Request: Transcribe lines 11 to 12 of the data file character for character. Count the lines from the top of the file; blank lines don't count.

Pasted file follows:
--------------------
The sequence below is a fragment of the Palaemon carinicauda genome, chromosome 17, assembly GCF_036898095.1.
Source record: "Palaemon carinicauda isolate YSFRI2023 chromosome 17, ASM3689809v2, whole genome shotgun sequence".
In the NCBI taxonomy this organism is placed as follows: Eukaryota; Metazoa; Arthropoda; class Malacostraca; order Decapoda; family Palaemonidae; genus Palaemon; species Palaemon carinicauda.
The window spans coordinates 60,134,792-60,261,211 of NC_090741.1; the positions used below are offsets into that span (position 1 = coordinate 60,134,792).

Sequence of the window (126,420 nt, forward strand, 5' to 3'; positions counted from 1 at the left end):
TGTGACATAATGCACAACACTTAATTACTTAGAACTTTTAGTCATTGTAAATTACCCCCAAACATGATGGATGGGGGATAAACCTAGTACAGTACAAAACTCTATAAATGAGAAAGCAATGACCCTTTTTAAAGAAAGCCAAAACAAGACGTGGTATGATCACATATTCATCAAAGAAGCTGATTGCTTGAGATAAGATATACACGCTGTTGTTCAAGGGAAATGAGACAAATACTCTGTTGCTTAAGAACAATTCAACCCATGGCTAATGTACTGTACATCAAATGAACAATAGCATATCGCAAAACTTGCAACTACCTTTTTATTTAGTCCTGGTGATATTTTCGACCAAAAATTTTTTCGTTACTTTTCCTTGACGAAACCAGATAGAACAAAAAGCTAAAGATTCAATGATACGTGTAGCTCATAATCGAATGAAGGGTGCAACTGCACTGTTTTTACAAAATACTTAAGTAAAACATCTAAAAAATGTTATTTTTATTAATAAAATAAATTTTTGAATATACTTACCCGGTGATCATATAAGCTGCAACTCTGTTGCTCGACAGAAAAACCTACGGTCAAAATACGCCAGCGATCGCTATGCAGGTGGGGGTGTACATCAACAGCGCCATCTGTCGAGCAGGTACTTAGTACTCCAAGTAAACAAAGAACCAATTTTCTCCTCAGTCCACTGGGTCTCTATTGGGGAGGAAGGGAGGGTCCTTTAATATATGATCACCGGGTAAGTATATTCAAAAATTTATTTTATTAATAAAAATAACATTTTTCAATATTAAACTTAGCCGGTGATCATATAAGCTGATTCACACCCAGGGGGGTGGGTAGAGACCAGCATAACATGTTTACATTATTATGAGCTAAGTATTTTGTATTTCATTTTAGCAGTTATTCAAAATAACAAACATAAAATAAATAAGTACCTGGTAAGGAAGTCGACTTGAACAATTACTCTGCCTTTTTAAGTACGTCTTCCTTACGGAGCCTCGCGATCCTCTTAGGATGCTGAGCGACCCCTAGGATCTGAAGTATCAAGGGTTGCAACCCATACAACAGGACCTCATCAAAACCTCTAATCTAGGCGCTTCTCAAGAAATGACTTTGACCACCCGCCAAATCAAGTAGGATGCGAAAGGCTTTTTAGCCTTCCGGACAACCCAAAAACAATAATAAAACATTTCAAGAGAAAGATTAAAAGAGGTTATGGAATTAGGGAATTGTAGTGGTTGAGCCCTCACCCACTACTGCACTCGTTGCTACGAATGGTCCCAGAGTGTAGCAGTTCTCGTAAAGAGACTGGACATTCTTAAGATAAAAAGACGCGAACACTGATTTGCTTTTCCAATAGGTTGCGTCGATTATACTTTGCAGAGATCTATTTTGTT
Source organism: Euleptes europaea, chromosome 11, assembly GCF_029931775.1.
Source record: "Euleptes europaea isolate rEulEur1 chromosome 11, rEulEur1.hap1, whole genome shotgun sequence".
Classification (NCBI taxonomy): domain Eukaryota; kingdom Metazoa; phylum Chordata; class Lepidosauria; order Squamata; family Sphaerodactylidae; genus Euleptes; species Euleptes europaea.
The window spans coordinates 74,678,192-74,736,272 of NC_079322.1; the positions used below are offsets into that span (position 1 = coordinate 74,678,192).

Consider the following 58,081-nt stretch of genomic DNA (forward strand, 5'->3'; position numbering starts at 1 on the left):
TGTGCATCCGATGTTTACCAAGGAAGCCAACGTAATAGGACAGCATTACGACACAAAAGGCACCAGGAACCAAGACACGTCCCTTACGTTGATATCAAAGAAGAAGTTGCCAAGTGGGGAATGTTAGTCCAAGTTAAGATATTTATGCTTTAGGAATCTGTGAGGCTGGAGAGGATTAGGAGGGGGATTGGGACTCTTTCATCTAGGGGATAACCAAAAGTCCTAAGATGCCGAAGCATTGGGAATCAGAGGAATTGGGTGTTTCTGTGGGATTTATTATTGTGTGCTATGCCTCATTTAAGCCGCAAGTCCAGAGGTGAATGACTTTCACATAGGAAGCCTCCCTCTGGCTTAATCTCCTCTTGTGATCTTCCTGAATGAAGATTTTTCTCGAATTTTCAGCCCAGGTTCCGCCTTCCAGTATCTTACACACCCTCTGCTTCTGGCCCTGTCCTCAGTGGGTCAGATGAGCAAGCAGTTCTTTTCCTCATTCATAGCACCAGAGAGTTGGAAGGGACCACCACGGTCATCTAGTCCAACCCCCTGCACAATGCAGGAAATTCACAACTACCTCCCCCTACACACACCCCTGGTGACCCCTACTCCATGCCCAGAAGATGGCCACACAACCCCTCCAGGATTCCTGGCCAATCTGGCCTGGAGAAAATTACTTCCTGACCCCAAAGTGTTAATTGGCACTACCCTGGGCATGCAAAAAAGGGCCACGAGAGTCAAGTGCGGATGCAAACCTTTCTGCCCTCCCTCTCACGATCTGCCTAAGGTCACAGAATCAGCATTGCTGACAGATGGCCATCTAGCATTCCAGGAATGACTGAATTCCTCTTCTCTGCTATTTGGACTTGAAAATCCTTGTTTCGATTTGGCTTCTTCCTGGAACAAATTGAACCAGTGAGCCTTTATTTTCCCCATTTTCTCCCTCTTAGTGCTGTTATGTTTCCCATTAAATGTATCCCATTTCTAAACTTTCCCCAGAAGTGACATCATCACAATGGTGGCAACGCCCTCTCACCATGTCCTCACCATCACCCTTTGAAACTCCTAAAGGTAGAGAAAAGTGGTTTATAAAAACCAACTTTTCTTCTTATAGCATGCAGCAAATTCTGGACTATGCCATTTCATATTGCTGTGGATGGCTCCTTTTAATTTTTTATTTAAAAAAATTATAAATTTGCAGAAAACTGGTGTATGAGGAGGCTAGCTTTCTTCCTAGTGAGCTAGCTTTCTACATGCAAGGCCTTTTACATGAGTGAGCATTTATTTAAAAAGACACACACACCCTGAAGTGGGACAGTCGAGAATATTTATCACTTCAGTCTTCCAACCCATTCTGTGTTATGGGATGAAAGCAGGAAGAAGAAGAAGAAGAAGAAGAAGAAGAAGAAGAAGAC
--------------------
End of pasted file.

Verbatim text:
Consider the following 58,081-nt stretch of genomic DNA (forward strand, 5'->3'; position numbering starts at 1 on the left):
TGTGCATCCGATGTTTACCAAGGAAGCCAACGTAATAGGACAGCATTACGACACAAAAGGCACCAGGAACCAAGACACGTCCCTTACGTTGATATCAAAGAAGAAGTTGCCAAGTGGGGAATGTTAGTCCAAGTTAAGATATTTATGCTTTAGGAATCTGTGAGGCTGGAGAGGATTAGGAGGGGGATTGGGACTCTTTCATCTAGGGGATAACCAAAAGTCCTAAGATGCCGAAGCATTGGGAATCAGAGGAATTGGGTGTTTCTGTGGGATTTATTATTGTGTGCTATGCCTCATTTAAGCCGCAAGTCCAGAGGTGAATGACTTTCACATAGGAAGCCTCCCTCTGGCTTAATCTCCTCTTGTGATCTTCCTGAATGAAGATTTTTCTCGAATTTTCAGCCCAGGTTCCGCCTTCCAGTATCTTACACACCCTCTGCTTCTGGCCCTGTCCTCAGTGGGTCAGATGAGCAAGCAGTTCTTTTCCTCATTCATAGCACCAGAGAGTTGGAAGGGACCACCACGGTCATCTAGTCCAACCCCCTGCACAATGCAGGAAATTCACAACTACCTCCCCCTACACACACCCCTGGTGACCCCTACTCCATGCCCAGAAGATGGCCACACAACCCCTCCAGGATTCCTGGCCAATCTGGCCTGGAGAAAATTACTTCCTGACCCCAAAGTGTTAATTGGCACTACCCTGGGCATGCAAAAAAGGGCCACGAGAGTCAAGTGCGGATGCAAACCTTTCTGCCCTCCCTCTCACGATCTGCCTAAGGTCACAGAATCAGCATTGCTGACAGATGGCCATCTAGCATTCCAGGAATGACTGAATTCCTCTTCTCTGCTATTTGGACTTGAAAATCCTTGTTTCGATTTGGCTTCTTCCTGGAACAAATTGAACCAGTGAGCCTTTATTTTCCCCATTTTCTCCCTCTTAGTGCTGTTATGTTTCCCATTAAATGTATCCCATTTCTAAACTTTCCCCAGAAGTGACATCATCACAATGGTGGCAACGCCCTCTCACCATGTCCTCACCATCACCCTTTGAAACTCCTAAAGGTAGAGAAAAGTGGTTTATAAAAACCAACTTTTCTTCTTATAGCATGCAGCAAATTCTGGACTATGCCATTTCATATTGCTGTGGATGGCTCCTTTTAATTTTTTATTTAAAAAAATTATAAATTTGCAGAAAACTGGTGTATGAGGAGGCTAGCTTTCTTCCTAGTGAGCTAGCTTTCTACATGCAAGGCCTTTTACATGAGTGAGCATTTATTTAAAAAGACACACACACCCTGAAGTGGGACAGTCGAGAATATTTATCACTTCAGTCTTCCAACCCATTCTGTGTTATGGGATGAAAGCAGGAAGAAGAAGAAGAAGAAGAAGAAGAAGAAGAAGAAGAC